The internet is a great source of knowledge, but learning the ins and outs of the country you want to go to can be a bit difficult to do online. And, I don’t have a good enough personal online resource list for learning about culture. Books are great, GREAT tools that often have extremely reliable, well researched information that you can use to have greater cultural understanding. If you know the culture of the country you’re going to, you’ll have a much easier time adapting yourself and your interactions to make the most of your experience, and that especially goes for international business people.
One book I highly recommend for Japanese culture is The Japanese Have a Word For It by Boyé Lafayette de Mente. It explains many Japanese words for cultural concepts they have. then compares and contrasts those cultural aspects to Western ones. It’s 20 years old, and Japan’s youth culture is drastically different than the traditional culture of the past, but it’s a great read for understanding how incredibly different and unique Japan’s culture is.
My parents also prize any travel guide by Rick Steves, the PBS travel host. When they went to Europe last year, they relied on some of these books to find destinations that were less like tourist attractions and more representative of the towns they visited. Of course, he also gave tips for the best ways to see tourist attractions, but his books give well-rounded and current tips on travel. I have not read these books myself, which breaks the rule I made for this post, but I’ve watched enough of his programs and heard enough about his books from my family to know he’s the real deal.
Seriously? Google Calendar? How will that help me travel? It’s not directly helpful, but one thing I’ve done to make sure travel doesn’t conflict with work and school is to log my school and work schedules into my calendar, log travel dates in as well, and then work out any conflicts. For example, I put down in my google calendar that I would be unavailable for the duration of Anime Expo several months in advance. I let my supervisor know as soon as I could, and I got the time off, which reduced my worries. Additionally, if you have tasks to reach your travel goals, such as setting aside work, reading, or language learning time, you can block that off in your calendar and give yourself a set time to get it done. You’ll be more productive in working towards your goals so that reaching them seems less daunting!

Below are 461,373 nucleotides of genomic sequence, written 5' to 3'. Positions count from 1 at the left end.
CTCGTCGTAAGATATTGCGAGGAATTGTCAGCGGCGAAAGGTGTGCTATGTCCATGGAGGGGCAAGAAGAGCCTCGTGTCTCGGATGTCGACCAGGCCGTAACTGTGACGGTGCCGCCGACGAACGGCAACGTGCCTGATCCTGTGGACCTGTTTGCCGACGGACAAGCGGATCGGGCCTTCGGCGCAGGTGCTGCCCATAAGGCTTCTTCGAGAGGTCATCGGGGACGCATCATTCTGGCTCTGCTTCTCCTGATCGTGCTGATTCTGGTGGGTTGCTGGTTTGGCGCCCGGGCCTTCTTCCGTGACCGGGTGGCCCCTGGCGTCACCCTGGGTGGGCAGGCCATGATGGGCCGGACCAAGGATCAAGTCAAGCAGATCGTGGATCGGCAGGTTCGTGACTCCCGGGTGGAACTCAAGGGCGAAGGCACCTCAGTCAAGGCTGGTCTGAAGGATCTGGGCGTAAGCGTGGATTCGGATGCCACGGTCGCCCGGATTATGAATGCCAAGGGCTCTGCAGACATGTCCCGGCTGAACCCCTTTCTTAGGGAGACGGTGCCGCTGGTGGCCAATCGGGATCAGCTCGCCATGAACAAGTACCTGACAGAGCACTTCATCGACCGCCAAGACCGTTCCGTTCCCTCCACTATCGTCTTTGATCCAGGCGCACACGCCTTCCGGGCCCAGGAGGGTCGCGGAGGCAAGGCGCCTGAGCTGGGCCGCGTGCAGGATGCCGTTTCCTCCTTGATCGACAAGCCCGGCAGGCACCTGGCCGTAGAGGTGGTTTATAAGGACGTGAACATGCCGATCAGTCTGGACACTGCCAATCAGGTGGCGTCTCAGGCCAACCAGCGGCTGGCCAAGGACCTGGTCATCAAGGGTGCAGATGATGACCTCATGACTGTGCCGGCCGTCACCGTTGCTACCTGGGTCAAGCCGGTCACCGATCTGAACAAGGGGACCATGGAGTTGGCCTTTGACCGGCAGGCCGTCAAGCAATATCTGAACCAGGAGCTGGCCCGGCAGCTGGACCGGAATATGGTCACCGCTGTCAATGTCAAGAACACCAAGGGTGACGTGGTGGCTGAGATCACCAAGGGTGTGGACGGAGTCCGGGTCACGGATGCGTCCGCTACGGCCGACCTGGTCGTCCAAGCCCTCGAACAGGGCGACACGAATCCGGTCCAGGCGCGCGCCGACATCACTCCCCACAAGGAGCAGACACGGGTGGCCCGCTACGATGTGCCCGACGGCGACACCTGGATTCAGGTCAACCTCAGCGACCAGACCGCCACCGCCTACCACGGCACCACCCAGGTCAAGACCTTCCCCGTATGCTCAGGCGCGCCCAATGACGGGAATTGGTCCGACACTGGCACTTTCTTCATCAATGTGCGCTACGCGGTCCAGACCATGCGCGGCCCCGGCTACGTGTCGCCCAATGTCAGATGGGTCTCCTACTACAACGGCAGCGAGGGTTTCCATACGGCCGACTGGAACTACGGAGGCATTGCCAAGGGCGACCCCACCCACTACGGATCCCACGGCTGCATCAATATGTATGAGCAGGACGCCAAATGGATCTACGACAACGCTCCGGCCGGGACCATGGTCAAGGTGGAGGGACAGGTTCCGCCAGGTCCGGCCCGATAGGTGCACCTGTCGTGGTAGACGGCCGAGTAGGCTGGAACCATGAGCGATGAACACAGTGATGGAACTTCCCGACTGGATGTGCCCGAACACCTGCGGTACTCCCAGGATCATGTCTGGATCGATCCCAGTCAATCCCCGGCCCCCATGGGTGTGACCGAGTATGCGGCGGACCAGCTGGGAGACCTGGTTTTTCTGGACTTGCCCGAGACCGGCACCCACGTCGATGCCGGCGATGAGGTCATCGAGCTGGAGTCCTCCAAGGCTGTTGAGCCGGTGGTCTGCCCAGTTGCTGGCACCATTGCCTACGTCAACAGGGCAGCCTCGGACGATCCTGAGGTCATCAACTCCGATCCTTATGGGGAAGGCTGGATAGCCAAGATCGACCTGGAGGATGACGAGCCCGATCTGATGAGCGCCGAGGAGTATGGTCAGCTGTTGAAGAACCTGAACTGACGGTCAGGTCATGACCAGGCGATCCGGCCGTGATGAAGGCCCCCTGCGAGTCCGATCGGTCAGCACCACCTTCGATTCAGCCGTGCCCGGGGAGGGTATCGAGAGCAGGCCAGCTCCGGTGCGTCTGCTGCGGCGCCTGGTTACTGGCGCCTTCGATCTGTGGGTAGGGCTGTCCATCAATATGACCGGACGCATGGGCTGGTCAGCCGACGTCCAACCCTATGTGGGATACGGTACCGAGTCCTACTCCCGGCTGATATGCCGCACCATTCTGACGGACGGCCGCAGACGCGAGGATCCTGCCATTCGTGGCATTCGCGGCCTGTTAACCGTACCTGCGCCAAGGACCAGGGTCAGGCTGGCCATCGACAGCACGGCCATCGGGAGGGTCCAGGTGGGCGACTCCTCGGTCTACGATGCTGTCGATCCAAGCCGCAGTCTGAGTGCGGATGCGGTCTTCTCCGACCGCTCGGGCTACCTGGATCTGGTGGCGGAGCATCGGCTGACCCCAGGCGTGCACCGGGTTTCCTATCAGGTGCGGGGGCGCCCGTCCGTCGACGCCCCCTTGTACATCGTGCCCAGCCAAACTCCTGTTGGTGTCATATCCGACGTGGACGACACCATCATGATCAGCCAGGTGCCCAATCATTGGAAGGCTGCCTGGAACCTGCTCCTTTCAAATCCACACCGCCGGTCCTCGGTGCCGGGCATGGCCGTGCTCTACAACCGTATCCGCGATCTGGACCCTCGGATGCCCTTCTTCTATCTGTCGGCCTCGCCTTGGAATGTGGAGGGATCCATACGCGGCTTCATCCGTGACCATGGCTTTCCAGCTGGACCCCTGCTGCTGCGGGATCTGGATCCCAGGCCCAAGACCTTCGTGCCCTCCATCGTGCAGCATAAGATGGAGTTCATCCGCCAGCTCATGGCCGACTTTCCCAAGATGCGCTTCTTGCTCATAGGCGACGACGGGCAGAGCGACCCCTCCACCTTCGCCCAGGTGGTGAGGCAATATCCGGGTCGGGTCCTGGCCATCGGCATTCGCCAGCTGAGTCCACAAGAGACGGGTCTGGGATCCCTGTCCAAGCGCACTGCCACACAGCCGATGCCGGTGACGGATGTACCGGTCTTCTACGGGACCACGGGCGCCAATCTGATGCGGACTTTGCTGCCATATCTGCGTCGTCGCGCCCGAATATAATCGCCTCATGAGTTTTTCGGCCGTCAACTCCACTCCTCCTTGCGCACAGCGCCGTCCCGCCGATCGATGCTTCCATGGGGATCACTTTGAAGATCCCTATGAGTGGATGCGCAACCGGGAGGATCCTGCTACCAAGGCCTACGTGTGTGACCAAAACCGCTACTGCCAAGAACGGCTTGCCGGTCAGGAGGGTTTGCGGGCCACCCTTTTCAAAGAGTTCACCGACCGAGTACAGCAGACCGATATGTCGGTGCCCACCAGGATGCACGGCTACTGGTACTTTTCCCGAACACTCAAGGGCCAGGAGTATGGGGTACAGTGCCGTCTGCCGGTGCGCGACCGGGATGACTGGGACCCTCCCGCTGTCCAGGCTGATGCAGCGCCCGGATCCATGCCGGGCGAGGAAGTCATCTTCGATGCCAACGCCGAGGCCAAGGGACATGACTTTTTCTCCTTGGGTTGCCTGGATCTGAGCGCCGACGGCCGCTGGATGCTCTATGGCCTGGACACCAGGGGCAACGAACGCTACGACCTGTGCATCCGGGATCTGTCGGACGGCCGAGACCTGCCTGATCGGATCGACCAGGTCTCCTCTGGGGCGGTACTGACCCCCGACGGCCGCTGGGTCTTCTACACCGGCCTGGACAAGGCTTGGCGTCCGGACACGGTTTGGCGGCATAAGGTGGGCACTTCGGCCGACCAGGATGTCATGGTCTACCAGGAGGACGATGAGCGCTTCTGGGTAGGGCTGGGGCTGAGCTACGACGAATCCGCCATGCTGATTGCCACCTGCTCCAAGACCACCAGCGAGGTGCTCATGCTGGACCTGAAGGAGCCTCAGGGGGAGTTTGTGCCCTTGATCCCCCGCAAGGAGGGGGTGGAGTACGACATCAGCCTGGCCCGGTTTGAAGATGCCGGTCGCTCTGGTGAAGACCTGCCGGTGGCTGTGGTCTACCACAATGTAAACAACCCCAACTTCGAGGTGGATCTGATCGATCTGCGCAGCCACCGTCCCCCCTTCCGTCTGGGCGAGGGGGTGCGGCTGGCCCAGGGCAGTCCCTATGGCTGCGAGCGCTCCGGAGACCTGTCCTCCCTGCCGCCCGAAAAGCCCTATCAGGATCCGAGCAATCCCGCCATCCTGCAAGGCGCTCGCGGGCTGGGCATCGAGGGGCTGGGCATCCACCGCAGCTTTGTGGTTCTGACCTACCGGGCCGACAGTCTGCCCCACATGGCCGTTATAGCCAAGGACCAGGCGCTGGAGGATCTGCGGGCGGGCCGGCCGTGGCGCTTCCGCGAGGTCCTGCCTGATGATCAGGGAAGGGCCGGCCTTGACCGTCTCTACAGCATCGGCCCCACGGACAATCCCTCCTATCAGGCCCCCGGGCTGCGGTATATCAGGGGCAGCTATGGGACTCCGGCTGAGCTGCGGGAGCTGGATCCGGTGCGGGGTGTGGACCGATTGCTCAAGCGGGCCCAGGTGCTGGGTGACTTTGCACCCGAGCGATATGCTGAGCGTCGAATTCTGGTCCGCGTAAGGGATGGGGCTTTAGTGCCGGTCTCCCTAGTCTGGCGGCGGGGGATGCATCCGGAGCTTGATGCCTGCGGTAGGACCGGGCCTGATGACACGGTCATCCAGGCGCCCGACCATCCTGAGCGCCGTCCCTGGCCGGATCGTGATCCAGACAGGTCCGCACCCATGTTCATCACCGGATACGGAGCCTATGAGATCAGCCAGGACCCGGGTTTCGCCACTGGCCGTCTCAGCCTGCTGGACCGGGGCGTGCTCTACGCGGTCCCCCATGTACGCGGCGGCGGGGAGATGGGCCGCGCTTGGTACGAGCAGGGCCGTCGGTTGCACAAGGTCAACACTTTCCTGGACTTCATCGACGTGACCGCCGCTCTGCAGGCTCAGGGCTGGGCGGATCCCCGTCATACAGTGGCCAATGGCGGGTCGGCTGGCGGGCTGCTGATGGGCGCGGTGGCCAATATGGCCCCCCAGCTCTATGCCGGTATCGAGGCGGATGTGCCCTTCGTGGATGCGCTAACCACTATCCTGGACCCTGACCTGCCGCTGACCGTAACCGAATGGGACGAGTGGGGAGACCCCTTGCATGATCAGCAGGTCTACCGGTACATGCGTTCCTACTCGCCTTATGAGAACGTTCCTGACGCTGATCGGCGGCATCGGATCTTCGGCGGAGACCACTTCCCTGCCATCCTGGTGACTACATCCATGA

- Visually block out travel time and root out conflicts well in advance
- Set times to do tasks be productive enough to reach your travel goals
While you don’t necessarily need Google Calendar for this conflict management and could easily use a physical planner, Outlook, or Apple Calendar, this is what I use. Google Calendar integrates with so many different tools and devices, gives you reminders, and is a great way to visualize your schedule in both short and long terms, which is WHY I use it.
There you have it, 5 (well, 7, but 5 types of) tools to help you achieve your goals of vacation! Incorporate some of these into your days, and you’ll get closer and closer to going where you’ve dreamed of. No matter how great a tool, the person using it must be willing to put in the work to fully utilize its benefits. You’re reading an article about tools to help you travel, so I’m sure you have the desire and drive to do it!
Best of luck,